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Published on May 15, 2024
Creditors duty – taking stock

In this update we analyse recent developments in the UK and other common law countries to flesh out unanswered questions left by the Supreme Court following BTI 2014 LLC v Sequana and others [2022] UKSC 25 (“Sequana”). This update focuses only on case law developments. It does not delve into the significant commentary following Sequana.

In Sequana the Supreme Court recognised that a stage may be reached where the Creditor Duty is invoked. That is, the directors’ fiduciary duty to the company is modified to include a duty to have regard to the interests of creditors. This is said to arise where the directors know or ought to know that

  • (i) imminent insolvency is just round the corner and going to happen; or
  • (ii) there is a probability of an insolvent liquidation (or administration).

The Court, however, left a number of unanswered questions, for example (i) the directors’ requisite knowledge; (ii) what is meant by the ‘probability’ of an insolvent liquidation; (iii) which creditors are owed the duty; (iv) are creditors to be treated homogenously or individually; and (v) when and who can obtain the relief for a proposed breach. This is not an exhaustive list.

These questions will be answered by future cases in the usual way of the development of the common law: the underlying principle being refined or qualified over time to fit within the accepted rules and principles of the established law.

Requisite knowledge

Starting then with a recent English authority. The question arose in Hunt v Singh [2023] EWHC 1784 (Ch) (“Singh”) as to whether insolvency itself is sufficient to trigger the Creditor Duty irrespective of the directors’ state of knowledge as to the company’s solvency. The alleged insolvency in Singh arose where a tax liability arose but where the directors believed it had been avoided by a valid tax avoidance scheme. However, no sufficient assets were maintained during the scheme to satisfy any potential adverse tax liability.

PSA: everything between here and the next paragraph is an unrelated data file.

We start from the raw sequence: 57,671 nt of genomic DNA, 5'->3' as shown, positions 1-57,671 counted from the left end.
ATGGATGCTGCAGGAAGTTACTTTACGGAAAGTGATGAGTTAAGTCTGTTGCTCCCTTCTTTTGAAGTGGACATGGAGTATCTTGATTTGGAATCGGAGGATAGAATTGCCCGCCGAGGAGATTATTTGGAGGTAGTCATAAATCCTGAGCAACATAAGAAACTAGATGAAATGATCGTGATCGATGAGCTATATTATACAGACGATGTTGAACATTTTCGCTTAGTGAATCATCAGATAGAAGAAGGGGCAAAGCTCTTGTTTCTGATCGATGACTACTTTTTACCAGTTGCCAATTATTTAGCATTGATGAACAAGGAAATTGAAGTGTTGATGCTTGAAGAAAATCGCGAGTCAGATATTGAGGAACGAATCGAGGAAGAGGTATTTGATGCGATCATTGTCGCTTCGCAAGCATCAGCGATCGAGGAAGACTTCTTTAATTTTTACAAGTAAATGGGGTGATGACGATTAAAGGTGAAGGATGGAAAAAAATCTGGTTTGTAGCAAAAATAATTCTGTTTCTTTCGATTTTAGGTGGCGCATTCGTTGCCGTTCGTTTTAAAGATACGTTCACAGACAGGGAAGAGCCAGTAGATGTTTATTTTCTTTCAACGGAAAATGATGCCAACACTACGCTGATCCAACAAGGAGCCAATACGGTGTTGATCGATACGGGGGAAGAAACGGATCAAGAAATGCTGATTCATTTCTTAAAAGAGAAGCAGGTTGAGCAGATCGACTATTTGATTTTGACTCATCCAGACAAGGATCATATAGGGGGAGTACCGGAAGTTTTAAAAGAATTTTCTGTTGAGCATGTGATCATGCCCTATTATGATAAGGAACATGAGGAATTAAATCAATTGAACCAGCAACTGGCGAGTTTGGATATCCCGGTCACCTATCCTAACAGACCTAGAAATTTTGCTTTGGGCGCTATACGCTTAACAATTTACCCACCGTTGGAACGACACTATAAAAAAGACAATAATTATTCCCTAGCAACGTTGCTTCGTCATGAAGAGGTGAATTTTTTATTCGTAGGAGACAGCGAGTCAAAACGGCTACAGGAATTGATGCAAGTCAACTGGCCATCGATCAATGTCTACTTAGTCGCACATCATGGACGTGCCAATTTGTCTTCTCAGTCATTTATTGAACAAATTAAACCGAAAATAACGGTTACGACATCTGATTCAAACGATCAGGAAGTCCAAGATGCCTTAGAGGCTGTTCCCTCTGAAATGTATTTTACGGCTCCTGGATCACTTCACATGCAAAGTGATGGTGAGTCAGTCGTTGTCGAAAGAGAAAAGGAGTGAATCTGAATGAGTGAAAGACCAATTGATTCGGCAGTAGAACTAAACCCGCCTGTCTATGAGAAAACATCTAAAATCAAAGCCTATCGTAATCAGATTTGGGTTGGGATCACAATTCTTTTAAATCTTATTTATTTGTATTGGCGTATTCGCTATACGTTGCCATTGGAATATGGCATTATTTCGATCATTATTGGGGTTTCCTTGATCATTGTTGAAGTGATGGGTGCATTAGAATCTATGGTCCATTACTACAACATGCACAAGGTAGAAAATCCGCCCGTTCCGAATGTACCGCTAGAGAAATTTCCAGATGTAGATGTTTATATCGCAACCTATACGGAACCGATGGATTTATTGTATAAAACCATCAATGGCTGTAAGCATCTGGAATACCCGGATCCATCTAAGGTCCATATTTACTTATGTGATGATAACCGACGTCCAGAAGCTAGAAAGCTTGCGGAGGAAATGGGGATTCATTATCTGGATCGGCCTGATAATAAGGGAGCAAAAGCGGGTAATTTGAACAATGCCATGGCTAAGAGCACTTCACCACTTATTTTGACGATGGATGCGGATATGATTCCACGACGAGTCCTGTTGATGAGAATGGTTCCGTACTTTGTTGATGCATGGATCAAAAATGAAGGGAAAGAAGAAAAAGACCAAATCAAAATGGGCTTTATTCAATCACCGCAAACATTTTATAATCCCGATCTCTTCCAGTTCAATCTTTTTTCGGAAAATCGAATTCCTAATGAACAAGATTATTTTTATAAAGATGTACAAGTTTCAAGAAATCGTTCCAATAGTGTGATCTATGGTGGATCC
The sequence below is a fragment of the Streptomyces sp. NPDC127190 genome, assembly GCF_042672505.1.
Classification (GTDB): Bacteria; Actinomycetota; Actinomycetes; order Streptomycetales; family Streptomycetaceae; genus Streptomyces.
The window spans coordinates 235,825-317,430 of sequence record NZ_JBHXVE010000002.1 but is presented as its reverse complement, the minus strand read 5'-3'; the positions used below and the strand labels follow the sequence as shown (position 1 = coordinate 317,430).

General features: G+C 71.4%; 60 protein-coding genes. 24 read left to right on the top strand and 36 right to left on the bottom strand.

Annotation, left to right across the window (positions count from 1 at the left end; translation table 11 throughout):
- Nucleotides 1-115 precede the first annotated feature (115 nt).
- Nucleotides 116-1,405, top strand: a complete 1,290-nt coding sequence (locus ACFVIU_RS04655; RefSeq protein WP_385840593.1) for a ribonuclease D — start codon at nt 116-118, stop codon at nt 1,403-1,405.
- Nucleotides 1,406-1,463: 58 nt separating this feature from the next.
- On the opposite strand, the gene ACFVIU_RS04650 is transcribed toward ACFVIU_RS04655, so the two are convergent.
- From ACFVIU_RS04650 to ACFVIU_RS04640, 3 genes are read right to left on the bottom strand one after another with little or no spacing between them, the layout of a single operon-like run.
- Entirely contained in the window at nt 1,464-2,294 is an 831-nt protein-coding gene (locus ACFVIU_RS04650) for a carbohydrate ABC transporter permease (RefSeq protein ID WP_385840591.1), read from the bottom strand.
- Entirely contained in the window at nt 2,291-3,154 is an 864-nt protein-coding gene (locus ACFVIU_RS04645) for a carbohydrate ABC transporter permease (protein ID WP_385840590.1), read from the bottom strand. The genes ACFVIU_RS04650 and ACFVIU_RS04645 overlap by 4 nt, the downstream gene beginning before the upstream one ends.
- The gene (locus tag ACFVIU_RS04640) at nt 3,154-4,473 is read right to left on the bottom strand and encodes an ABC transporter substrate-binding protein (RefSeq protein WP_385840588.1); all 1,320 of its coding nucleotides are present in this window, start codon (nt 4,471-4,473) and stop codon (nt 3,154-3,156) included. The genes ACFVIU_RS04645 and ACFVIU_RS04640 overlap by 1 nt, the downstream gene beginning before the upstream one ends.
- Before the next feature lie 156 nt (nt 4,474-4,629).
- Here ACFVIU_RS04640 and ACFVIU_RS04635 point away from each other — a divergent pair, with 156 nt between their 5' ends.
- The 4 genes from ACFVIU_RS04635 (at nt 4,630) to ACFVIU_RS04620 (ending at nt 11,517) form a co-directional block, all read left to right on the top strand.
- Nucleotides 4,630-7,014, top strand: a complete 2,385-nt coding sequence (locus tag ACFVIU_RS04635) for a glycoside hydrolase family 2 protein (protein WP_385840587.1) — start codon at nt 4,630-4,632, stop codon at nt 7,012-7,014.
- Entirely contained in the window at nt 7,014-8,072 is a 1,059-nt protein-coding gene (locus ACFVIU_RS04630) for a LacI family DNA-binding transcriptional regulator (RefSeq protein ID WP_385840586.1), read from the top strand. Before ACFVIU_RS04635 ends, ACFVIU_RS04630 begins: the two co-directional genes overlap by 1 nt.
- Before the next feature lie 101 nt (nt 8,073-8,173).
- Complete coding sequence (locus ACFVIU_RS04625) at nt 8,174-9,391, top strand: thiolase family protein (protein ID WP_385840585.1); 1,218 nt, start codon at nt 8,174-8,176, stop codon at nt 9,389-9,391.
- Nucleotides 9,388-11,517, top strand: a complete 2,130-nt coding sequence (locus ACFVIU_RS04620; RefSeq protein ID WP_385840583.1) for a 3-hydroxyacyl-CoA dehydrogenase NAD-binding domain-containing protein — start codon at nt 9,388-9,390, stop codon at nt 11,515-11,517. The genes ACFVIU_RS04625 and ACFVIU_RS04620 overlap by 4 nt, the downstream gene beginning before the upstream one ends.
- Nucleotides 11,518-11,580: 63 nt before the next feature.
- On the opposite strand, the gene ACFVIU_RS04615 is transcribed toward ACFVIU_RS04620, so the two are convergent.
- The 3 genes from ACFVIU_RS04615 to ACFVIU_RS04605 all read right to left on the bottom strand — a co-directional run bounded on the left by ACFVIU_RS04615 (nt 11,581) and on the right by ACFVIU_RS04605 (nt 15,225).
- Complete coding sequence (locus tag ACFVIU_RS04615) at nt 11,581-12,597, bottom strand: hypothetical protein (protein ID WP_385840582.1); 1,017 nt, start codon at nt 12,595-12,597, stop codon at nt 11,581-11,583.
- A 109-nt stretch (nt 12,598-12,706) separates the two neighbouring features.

The Court concluded that, upon the assumption that some form of knowledge is required, where a company is faced with a claim to a current liability of a size that its solvency was dependent on successfully challenging that claim, then the Creditor Duty arose if the directors knew or ought to have known that “there was at least a real prospect of the challenge failing” (see Singh [48]-[51]). It was not sufficient for the company to say there were “repeated assessments of HMRC’s status” in circumstances where assets were routinely distributed by way of dividend leaving nothing to repay the liability if it was later established to exist.

Turning to the Cayman Islands. Prior to the Supreme Court’s decision in Sequana but following the preceding Court of Appeal’s judgment, the Cayman Islands Court of Appeal in AHAB v Saad Investments Company Limited (21 December 2021, unreported, CICA (Civil) 15 of 2018) (“AHAB”) considered a number of factors (albeit, fact specific to that case) to satisfy the knowledge requirement. Relevantly, the evidence included (i) defaults in payment to the banks had already begun; (ii) the director had requested the general manager to produce a memorandum that the company was unable to meet its obligations; (iii) the director received that memorandum identifying the debt and that unless money was injected by shareholders the company would be in default (see AHAB at [685]).

Putting the factors together from Singh and AHAB the common thread is that the ‘knowledge’ element will not be a high threshold. A director will have knowledge where an overhanging debt is known with insufficient funds to cover that debt.

Probability

The Supreme Court left open what is a ‘probability’ of an insolvent liquidation.  Put another way, the use of the word ‘probability’ necessitates the question ‘how probable?’. There is a difference between saying insolvency is more likely than not (say a 51% likelihood) compared to very/highly probable (say a 95% likelihood).